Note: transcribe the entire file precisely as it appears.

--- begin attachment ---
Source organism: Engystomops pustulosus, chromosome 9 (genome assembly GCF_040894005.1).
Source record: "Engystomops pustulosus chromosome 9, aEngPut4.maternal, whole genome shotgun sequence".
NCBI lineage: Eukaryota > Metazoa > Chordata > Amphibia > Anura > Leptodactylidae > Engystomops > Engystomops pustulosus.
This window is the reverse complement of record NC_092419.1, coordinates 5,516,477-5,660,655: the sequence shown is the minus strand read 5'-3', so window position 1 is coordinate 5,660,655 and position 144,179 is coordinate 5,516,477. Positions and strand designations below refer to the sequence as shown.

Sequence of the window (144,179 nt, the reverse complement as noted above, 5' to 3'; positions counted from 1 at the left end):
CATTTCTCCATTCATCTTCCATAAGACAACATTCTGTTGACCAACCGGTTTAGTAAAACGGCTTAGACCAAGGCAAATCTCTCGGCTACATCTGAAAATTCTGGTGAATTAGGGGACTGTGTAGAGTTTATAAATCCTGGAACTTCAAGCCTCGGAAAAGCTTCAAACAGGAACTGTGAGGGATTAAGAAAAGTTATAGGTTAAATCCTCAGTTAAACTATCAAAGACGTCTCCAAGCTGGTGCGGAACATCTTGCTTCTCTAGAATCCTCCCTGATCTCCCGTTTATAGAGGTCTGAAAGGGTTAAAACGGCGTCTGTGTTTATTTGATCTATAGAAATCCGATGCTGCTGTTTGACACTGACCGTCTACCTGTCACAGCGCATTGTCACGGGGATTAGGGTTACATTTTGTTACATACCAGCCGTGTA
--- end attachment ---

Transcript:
Source organism: Engystomops pustulosus, chromosome 9 (genome assembly GCF_040894005.1).
Source record: "Engystomops pustulosus chromosome 9, aEngPut4.maternal, whole genome shotgun sequence".
NCBI lineage: Eukaryota > Metazoa > Chordata > Amphibia > Anura > Leptodactylidae > Engystomops > Engystomops pustulosus.
This window is the reverse complement of record NC_092419.1, coordinates 5,516,477-5,660,655: the sequence shown is the minus strand read 5'-3', so window position 1 is coordinate 5,660,655 and position 144,179 is coordinate 5,516,477. Positions and strand designations below refer to the sequence as shown.

Sequence of the window (144,179 nt, the reverse complement as noted above, 5' to 3'; positions counted from 1 at the left end):
CATTTCTCCATTCATCTTCCATAAGACAACATTCTGTTGACCAACCGGTTTAGTAAAACGGCTTAGACCAAGGCAAATCTCTCGGCTACATCTGAAAATTCTGGTGAATTAGGGGACTGTGTAGAGTTTATAAATCCTGGAACTTCAAGCCTCGGAAAAGCTTCAAACAGGAACTGTGAGGGATTAAGAAAAGTTATAGGTTAAATCCTCAGTTAAACTATCAAAGACGTCTCCAAGCTGGTGCGGAACATCTTGCTTCTCTAGAATCCTCCCTGATCTCCCGTTTATAGAGGTCTGAAAGGGTTAAAACGGCGTCTGTGTTTATTTGATCTATAGAAATCCGATGCTGCTGTTTGACACTGACCGTCTACCTGTCACAGCGCATTGTCACGGGGATTAGGGTTACATTTTGTTACATACCAGCCGTGTA